Process, fit, and appearance analysis of three-dimensional to two-dimensional automatic pattern unwrapping technology
Abstract (Summary)OUTLING, CORA DENISE SMITH. Process, Fit, and Appearance Analysis of Three- Dimensional to Two-Dimensional Automatic Pattern Unwrapping Technology. (Under the direction of Dr. Cynthia L. Istook). Innovative technology in various forms has been implemented into the apparel industry over the last few decades. The creation of patterns for garment production was revolutionized with the implementation of Computer-Aided-Design technologies such as digitizing, computer grading, and pattern design systems. Recently, 3D body scanning technology was developed and used to assist in numerous areas of apparel product development from measurement extraction to sizing and body shape recognition. More currently, in 2004 a new opportunity to develop patterns directly from 3D body scans was developed. This technology, called three-dimensional (3D) to two-dimensional (2D) pattern unwrapping, is the future of automated apparel pattern development. However, in order for companies to utilize this technology, an assessment of the process of acquiring the patterns, as well as the fit and appearance of the garments produced must be completed to determine if the system works successfully and is a feasible endeavor. The purpose of the study was to analyze the process, fit, and appearance of the resulting garments from NX-12’s 3D to 2D pattern unwrapping system. To obtain this goal a garment evaluation tool was created and used to assess the fit and appearance of the garments. Prior to assessing the garments fit and appearance, an evaluation of the process of developing the 3D extraction and the 2D pattern was also conducted. Lastly, the participants’ evaluation of the garments created was analyzed. Using the data collected, results showed that the system had a number of problems associated not only with the process of creating the garment, but also with the garments themselves. Overall, the issues that occurred were universal to all the participants and therefore could be anticipated and corrected with the addition of parameters. Other issues may be attributed to the 3D body scanner and the respiration and stance of the participants as found from other studies. Participants said they were comfortable with the 3D scanning process and interested in using the technology again. In general, participants had no clear issues with the process and felt the pant pattern, the one with the most parameters in place, fit better than the traditional off-the-rack pants available. The findings of the research is important to aid in the development of the 3D to 2D pattern unwrapping software system, as well as to determine consumers interest in the technology. This research will benefit the apparel industry mainly because the 3D to 2D pattern unwrapping system is an extremely innovative method of apparel pattern development that has the potential to decrease the time, effort, and the cost of traditional Made-to-Measure mass customization.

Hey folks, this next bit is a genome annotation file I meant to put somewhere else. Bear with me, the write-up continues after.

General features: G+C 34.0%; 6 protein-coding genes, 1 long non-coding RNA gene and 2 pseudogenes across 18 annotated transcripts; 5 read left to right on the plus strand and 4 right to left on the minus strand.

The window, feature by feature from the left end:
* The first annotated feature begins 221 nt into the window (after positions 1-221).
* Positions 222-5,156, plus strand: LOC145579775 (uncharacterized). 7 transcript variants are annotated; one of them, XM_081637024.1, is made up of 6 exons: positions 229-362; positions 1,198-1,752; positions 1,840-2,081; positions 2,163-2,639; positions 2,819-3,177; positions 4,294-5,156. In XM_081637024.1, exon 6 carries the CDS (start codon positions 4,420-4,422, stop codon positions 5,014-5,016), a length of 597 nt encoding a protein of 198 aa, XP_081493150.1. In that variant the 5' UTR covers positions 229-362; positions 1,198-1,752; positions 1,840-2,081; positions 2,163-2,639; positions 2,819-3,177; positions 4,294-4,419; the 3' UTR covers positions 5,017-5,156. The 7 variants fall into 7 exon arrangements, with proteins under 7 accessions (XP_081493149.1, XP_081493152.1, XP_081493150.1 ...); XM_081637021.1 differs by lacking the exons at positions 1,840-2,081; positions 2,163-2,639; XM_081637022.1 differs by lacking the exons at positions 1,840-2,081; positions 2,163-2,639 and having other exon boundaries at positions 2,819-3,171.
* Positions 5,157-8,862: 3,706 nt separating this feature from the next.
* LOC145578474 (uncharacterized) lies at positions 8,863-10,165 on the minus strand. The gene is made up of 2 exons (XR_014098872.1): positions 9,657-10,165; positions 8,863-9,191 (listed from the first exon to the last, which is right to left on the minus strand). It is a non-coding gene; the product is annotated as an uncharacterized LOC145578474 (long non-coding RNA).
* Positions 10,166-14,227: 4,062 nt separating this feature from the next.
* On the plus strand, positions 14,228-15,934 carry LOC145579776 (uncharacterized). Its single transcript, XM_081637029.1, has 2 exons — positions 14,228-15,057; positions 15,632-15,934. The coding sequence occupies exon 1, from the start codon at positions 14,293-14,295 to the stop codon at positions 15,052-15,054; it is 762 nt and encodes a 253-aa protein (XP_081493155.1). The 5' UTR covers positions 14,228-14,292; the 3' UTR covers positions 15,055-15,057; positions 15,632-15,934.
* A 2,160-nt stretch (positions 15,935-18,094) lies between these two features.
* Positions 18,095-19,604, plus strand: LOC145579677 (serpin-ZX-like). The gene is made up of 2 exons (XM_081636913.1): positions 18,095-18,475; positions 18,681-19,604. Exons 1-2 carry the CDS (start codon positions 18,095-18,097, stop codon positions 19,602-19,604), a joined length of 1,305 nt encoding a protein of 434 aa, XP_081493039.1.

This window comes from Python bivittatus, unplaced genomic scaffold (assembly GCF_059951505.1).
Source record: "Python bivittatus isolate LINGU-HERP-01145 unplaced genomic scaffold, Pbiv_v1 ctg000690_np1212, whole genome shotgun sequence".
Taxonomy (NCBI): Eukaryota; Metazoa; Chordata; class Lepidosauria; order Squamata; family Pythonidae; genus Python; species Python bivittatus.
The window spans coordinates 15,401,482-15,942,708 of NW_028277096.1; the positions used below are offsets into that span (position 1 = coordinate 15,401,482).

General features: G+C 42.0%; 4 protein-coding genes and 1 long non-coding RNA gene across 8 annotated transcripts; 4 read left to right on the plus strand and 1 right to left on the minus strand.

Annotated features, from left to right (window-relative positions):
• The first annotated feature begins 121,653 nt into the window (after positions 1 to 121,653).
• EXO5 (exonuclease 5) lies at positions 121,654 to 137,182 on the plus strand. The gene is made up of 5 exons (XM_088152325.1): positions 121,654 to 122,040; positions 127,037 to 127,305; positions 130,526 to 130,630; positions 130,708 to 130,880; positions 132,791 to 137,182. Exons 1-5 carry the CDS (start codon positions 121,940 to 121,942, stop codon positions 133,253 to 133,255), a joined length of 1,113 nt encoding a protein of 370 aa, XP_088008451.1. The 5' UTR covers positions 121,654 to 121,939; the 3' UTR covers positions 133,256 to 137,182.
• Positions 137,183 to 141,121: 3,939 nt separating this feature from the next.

School Location:USA - North Carolina
Source Type:Master's Thesis
Keywords:north carolina state university
Date of Publication: